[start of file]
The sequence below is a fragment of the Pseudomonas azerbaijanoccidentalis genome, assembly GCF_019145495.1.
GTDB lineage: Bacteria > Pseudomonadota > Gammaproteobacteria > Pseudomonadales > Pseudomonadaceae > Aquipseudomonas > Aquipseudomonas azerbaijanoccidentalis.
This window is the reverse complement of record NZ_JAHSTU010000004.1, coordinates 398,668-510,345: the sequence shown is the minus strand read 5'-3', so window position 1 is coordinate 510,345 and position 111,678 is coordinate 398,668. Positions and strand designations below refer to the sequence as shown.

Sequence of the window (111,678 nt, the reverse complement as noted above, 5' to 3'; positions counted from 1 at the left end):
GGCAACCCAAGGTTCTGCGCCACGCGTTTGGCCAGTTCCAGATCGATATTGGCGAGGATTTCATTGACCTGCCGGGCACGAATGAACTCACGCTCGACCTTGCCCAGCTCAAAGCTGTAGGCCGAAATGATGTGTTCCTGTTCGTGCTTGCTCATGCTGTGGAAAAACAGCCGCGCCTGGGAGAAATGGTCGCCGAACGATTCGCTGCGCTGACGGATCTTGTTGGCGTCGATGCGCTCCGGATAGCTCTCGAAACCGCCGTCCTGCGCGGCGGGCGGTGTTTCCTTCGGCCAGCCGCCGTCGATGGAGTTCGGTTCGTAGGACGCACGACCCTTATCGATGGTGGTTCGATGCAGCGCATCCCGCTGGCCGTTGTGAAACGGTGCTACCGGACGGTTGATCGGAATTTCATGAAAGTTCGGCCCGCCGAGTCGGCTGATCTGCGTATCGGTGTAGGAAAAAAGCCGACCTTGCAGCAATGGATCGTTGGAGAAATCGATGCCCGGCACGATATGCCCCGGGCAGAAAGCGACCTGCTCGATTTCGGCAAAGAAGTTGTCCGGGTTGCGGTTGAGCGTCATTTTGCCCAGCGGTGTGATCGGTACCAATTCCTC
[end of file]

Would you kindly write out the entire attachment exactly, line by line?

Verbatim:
The sequence below is a fragment of the Pseudomonas azerbaijanoccidentalis genome, assembly GCF_019145495.1.
GTDB lineage: Bacteria > Pseudomonadota > Gammaproteobacteria > Pseudomonadales > Pseudomonadaceae > Aquipseudomonas > Aquipseudomonas azerbaijanoccidentalis.
This window is the reverse complement of record NZ_JAHSTU010000004.1, coordinates 398,668-510,345: the sequence shown is the minus strand read 5'-3', so window position 1 is coordinate 510,345 and position 111,678 is coordinate 398,668. Positions and strand designations below refer to the sequence as shown.

Sequence of the window (111,678 nt, the reverse complement as noted above, 5' to 3'; positions counted from 1 at the left end):
GGCAACCCAAGGTTCTGCGCCACGCGTTTGGCCAGTTCCAGATCGATATTGGCGAGGATTTCATTGACCTGCCGGGCACGAATGAACTCACGCTCGACCTTGCCCAGCTCAAAGCTGTAGGCCGAAATGATGTGTTCCTGTTCGTGCTTGCTCATGCTGTGGAAAAACAGCCGCGCCTGGGAGAAATGGTCGCCGAACGATTCGCTGCGCTGACGGATCTTGTTGGCGTCGATGCGCTCCGGATAGCTCTCGAAACCGCCGTCCTGCGCGGCGGGCGGTGTTTCCTTCGGCCAGCCGCCGTCGATGGAGTTCGGTTCGTAGGACGCACGACCCTTATCGATGGTGGTTCGATGCAGCGCATCCCGCTGGCCGTTGTGAAACGGTGCTACCGGACGGTTGATCGGAATTTCATGAAAGTTCGGCCCGCCGAGTCGGCTGATCTGCGTATCGGTGTAGGAAAAAAGCCGACCTTGCAGCAATGGATCGTTGGAGAAATCGATGCCCGGCACGATATGCCCCGGGCAGAAAGCGACCTGCTCGATTTCGGCAAAGAAGTTGTCCGGGTTGCGGTTGAGCGTCATTTTGCCCAGCGGTGTGATCGGTACCAATTCCTC